Indigo Paste (Strobilanthes cusia)
There is no single plant called "indigo." Rather, "indigo" can be obtained from a number of different and unrelated plant species which all contain indigotin dye. These include Isatis tinctoria common in Central Asia and Europe, Persicaria tinctoria common in East Asia, and Lonchocarpus cyanescens common in West Africa.
This natural indigo dye paste comes from the Strobilanthes cusia plant, sourced from China. Traditionally manufactured by farmers and dyemakers and commonly used in Miao textiles, there are now only two remaining indigo dye extraction pools in Guizhou. Fresh indigo paste is excellent for direct application and printing as it is already hydrated and ready to use.
If you would like to use paste in a vat recipe that calls for powder, we recommend replacing the powder with paste in a 1:3 ratio (e.g. 100g powder becomes 300g paste) as the indigo paste already contains water and is thus heavier than the equivalent amount of indigo powder.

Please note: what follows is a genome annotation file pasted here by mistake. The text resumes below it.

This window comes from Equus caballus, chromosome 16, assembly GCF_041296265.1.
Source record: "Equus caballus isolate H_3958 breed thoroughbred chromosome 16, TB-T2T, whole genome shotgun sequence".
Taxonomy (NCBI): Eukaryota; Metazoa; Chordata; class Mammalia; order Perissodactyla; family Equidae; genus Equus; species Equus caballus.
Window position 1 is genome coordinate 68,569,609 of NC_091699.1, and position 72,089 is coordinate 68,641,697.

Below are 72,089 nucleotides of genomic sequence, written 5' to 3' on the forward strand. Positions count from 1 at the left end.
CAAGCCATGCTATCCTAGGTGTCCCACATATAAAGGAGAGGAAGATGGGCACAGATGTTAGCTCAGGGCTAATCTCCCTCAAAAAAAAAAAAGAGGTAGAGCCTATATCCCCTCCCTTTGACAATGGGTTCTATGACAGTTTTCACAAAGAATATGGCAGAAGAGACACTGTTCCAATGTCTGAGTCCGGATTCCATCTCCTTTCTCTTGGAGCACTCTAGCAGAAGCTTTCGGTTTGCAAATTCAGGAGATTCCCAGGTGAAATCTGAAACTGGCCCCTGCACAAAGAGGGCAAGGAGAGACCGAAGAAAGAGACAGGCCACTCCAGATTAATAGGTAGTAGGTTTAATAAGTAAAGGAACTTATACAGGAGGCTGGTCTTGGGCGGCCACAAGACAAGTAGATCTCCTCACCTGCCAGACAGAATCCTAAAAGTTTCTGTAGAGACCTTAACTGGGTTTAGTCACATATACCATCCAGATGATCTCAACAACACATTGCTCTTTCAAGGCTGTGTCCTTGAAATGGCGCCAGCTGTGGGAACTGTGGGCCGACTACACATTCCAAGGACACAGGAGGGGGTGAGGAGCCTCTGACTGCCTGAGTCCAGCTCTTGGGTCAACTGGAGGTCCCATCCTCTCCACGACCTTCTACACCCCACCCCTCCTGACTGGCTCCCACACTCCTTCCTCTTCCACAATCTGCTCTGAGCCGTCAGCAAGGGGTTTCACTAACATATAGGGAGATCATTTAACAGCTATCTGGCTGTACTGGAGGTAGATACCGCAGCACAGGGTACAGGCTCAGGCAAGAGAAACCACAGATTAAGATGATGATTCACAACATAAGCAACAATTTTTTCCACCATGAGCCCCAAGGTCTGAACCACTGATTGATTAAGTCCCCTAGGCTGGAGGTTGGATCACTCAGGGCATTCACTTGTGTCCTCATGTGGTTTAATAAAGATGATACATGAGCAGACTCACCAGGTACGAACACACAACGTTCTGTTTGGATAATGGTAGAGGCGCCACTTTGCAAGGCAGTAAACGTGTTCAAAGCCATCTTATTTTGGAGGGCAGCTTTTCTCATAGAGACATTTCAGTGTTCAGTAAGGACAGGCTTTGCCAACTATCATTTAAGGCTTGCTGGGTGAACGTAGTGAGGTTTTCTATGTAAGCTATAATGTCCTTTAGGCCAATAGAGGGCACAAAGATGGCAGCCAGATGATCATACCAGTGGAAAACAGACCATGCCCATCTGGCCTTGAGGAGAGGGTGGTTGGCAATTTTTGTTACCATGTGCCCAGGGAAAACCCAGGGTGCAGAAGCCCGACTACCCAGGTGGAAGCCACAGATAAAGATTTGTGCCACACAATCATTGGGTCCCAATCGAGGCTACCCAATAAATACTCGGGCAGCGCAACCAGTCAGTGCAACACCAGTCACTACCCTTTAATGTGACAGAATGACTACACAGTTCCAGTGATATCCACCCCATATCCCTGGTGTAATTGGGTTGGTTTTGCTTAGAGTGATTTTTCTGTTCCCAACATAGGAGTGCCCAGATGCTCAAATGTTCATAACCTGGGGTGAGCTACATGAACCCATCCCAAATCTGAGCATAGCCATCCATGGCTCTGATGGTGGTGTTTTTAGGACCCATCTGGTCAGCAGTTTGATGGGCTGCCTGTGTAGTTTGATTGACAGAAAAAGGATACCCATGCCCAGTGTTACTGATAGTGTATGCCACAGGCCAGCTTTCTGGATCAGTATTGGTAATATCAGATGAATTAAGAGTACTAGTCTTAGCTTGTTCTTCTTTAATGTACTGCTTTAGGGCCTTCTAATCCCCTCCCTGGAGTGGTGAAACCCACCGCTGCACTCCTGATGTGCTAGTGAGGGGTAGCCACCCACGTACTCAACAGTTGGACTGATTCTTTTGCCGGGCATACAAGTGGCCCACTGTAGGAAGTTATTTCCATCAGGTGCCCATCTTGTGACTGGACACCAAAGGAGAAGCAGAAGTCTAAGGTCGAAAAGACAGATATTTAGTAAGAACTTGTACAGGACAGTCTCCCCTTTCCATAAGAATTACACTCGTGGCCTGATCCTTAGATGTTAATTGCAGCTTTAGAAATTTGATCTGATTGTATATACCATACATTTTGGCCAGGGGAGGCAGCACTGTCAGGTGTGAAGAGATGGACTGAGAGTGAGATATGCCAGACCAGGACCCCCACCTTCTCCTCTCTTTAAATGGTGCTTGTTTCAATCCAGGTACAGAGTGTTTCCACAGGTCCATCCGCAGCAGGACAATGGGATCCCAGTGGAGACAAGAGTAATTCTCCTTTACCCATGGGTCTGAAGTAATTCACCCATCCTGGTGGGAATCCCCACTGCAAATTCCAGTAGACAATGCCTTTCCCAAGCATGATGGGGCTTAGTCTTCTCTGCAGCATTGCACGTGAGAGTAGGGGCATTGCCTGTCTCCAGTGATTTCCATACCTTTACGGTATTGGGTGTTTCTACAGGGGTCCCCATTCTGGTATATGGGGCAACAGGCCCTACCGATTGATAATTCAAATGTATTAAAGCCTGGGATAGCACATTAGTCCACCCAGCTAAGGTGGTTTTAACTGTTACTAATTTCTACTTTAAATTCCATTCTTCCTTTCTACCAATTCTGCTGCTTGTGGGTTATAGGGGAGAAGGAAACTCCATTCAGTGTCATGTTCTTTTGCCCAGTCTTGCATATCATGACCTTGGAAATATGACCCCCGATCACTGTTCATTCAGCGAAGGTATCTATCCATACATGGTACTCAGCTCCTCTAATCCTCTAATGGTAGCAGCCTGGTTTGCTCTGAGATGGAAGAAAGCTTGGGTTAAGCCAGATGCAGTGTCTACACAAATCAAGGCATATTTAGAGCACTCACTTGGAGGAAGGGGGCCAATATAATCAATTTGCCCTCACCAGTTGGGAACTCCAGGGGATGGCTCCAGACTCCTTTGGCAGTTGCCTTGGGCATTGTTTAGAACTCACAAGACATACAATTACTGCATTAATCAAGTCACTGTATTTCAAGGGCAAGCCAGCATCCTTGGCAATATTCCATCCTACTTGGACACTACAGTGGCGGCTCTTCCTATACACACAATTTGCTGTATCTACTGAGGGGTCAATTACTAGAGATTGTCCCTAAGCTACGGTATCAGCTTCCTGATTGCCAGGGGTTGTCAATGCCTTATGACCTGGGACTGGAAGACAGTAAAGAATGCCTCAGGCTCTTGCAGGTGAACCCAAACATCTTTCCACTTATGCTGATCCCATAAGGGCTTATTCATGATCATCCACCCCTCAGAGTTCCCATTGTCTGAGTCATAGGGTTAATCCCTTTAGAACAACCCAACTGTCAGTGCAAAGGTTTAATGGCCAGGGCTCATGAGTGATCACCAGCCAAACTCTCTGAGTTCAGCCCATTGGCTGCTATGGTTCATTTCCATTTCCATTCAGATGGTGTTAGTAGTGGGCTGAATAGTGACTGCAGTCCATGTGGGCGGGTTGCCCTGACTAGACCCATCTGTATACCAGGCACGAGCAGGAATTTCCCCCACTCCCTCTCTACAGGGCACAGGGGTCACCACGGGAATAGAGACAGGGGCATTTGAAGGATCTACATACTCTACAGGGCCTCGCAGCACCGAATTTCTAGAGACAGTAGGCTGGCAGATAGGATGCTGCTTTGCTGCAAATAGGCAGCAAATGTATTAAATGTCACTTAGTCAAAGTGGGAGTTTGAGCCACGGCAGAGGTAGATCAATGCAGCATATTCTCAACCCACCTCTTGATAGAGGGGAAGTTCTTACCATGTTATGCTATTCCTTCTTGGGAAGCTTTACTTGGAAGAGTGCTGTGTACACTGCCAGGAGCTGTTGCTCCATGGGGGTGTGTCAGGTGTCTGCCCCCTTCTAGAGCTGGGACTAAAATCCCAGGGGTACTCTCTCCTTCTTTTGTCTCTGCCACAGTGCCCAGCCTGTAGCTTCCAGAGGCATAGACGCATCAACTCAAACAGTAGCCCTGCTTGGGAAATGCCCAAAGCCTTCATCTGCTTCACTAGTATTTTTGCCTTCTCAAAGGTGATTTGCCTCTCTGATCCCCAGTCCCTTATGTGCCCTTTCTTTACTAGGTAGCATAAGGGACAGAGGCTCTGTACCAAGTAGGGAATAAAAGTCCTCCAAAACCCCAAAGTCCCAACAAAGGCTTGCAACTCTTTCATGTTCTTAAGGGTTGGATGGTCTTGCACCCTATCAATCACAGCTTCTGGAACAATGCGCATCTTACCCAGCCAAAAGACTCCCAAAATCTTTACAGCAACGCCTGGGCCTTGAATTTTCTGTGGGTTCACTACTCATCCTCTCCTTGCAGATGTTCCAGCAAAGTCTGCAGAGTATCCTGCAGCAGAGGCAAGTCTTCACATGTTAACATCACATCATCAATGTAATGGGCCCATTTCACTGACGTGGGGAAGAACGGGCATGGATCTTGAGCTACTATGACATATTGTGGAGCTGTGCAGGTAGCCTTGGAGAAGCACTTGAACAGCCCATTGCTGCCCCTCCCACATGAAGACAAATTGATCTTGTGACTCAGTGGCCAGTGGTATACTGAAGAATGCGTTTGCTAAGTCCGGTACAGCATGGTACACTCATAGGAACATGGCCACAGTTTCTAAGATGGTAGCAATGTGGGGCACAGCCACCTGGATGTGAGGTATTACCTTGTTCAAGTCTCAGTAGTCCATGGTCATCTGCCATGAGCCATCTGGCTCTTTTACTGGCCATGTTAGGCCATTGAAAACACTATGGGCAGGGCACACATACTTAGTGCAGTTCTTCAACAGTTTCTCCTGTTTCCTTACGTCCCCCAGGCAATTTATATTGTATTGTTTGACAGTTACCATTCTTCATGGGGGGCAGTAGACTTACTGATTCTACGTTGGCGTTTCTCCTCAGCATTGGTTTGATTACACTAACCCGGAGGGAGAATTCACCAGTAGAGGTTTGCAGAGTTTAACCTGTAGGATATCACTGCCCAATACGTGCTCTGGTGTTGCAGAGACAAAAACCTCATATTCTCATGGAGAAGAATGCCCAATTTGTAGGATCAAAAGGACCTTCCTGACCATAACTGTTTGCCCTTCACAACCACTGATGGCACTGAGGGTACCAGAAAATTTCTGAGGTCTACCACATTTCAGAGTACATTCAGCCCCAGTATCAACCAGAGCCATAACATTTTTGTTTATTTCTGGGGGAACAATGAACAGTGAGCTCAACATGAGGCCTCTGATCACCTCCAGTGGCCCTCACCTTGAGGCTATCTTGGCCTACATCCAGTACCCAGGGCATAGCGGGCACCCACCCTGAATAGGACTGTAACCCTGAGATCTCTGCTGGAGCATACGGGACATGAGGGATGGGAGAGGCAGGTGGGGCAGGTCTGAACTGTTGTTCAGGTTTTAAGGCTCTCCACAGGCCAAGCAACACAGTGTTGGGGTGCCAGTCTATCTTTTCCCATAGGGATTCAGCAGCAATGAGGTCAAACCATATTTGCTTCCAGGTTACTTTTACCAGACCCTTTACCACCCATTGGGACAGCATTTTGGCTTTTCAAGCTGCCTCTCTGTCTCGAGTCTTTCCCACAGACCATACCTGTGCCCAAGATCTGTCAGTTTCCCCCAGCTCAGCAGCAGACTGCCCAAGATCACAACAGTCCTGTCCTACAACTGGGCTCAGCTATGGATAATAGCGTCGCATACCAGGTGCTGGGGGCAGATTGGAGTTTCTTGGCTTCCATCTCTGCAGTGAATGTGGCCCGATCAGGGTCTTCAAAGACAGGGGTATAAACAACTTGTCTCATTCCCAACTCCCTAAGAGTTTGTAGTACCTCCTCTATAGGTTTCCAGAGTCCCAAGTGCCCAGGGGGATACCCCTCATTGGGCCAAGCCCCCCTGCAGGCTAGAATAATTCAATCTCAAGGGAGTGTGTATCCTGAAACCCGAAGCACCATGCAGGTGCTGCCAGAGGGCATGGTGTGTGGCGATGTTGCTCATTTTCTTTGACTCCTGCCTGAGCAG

It is important to note that natural, organic indigo (i.e. from an indigo plant) is not toxic. In fact indigo is considered medicinal and appears in teas and sweets in China and Japan. However, the process of reducing indigo (removing oxygen from the vat in preparation for dyeing) is often performed with harsh chemicals which create a toxic environment. In addition, some indigo dyers use synthetic, rather than natural, indigo.
You can learn more about mixing a natural indigo vat and other natural dye techniques from Michel Garcia's DVD, Natural Dye Workshop: Colors of Provence Using Sustainable Methods.
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